Meet musicians Claudia Schaetzle and Monique de Margerie.
Musicians Claudia Schaetzle and Monique de Margerie met only a year ago but they feel they have been performing together all their lives. This saxophone-piano duo recently presented The Dancing Saxophone on Canada’s National Day at India International Centre. The High Commission of Canada and Delhi Music Society helped bring the show to Delhi. With pieces from 20th century composers like Jacques Ibert and André Jolivet the repertoire for the evening was intentionally light. But it also included archetypal pieces from composer Claude Debussy’s collection.
Claudia explains, “I put together pieces that work for the saxophone and the piano. The name The Dancing Saxophone itself suggests that the music is more in a dance style. It has something everyone would like to listen to.” For the musicians it is important to pick pieces that stimulate and challenge both equally. Monique, the pianist, says, “We think of it more as chamber music. The part of the piano is as important as that of the saxophone.” She adds, “For me it was like playing for a singer. I find it difficult to play with most saxophone players, as their sound must go with mine. For us it’s about creating an atmosphere. It’s not about just accompanying each other.” For Montreal-based Claudia it is important to show that the saxophone repertoire extends beyond jazz, as it pre-dates jazz.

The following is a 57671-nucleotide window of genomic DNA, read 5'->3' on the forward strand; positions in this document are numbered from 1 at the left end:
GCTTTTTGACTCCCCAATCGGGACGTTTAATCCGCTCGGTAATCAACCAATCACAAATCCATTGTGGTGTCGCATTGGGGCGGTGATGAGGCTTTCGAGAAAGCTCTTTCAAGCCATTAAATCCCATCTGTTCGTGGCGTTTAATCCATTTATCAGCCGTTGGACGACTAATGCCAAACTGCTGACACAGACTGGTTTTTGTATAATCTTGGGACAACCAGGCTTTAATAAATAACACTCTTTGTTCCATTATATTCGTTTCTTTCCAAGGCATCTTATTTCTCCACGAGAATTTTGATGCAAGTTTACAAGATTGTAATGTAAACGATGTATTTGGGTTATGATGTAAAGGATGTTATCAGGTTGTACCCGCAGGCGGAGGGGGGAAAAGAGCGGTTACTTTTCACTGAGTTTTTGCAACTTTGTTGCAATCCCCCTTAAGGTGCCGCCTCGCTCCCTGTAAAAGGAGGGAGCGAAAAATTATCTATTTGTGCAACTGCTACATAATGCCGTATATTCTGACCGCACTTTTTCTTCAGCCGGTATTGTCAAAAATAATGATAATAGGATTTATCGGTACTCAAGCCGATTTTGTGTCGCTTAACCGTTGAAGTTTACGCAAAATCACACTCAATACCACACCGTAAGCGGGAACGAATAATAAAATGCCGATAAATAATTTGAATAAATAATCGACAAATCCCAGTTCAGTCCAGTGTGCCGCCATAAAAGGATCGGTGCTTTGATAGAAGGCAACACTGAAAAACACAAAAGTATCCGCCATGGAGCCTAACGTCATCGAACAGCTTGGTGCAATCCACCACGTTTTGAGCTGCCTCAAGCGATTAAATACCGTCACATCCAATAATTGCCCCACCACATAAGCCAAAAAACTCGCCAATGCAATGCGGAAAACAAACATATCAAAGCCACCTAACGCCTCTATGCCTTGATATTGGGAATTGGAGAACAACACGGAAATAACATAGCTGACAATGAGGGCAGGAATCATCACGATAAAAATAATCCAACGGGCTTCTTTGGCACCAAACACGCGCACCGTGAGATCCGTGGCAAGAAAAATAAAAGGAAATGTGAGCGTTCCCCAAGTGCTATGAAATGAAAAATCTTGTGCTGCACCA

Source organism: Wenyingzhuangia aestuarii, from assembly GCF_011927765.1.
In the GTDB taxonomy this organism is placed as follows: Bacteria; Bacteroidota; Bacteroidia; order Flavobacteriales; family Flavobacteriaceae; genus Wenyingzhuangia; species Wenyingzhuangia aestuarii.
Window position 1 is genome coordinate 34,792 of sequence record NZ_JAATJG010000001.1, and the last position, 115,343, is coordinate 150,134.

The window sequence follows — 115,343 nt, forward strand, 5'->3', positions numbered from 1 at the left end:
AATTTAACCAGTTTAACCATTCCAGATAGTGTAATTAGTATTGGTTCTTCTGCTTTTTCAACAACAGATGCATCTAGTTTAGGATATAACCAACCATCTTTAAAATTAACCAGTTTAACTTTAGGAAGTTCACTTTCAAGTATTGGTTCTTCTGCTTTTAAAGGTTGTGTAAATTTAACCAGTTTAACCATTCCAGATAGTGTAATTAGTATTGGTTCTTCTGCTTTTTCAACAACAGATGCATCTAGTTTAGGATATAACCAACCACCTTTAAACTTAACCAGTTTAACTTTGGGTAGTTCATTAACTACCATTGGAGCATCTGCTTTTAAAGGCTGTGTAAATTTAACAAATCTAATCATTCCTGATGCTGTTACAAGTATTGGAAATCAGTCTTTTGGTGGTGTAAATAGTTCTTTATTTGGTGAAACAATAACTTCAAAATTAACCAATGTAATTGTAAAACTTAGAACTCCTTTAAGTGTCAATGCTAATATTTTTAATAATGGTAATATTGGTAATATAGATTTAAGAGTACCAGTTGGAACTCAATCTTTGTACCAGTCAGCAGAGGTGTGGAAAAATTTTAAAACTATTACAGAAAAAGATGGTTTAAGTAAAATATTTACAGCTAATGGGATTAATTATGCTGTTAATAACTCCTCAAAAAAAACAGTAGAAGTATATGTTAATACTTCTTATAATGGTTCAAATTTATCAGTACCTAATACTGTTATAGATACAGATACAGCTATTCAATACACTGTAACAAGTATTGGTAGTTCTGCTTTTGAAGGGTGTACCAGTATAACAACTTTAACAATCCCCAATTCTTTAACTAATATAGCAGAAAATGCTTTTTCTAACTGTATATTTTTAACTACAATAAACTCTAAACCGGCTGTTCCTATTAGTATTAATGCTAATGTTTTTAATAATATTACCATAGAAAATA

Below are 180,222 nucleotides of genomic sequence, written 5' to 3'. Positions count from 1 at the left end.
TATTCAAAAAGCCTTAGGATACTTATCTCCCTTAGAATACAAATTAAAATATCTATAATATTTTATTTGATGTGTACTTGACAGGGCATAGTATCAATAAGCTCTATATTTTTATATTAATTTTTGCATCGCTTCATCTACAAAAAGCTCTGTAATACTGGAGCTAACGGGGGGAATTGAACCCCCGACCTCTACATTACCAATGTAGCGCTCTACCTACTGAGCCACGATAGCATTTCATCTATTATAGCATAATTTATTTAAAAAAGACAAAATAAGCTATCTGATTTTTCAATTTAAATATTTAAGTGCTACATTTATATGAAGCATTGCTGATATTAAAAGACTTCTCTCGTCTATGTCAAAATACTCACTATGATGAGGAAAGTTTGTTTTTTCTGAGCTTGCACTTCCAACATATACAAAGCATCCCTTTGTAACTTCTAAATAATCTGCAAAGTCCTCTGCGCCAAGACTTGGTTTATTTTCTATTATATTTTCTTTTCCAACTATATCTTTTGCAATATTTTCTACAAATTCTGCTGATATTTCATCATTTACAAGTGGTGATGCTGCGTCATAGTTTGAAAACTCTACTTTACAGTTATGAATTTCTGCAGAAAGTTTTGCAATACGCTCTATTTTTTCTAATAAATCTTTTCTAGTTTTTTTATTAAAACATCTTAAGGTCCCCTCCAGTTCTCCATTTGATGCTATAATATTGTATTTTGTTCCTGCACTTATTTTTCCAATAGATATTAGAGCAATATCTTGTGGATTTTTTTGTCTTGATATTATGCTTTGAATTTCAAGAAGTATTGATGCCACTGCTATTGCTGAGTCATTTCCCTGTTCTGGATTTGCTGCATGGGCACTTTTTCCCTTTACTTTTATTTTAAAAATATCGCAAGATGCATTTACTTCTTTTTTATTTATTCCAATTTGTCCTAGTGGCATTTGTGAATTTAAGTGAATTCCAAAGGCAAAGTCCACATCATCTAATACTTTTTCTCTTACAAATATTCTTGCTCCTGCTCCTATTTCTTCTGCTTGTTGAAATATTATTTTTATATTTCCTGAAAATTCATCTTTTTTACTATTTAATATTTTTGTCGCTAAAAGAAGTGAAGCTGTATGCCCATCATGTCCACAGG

“Jazz started in the 1900’s but the saxophone was invented in 1842 by Adolphe Sax,” she explains, adding, “it was invented for military music but actually it has a very soft character. It has the power of brass but the softness of a string instrument.” Because of this versatility, the sax is a fine instrument for both jazz and classical compositions. Claudia appreciates both forms but believes classical sax needs more attention.
Not wanting to be misunderstood, Claudia adds, “I do love jazz but then I discovered classical saxophone and was just mesmerised. I feel it’s my mission to introduce audiences to it.” She has been playing the sax since she was a schoolgirl in the 80’s when girls were actively discouraged from playing it. But her passion prevailed over all opposition. Today, however she is glad to note that more than half her class in Montreal comprises girls. Monique teaches piano at the Université Laval in Québec. She too started very young, at the age of five.NANDINI NAIR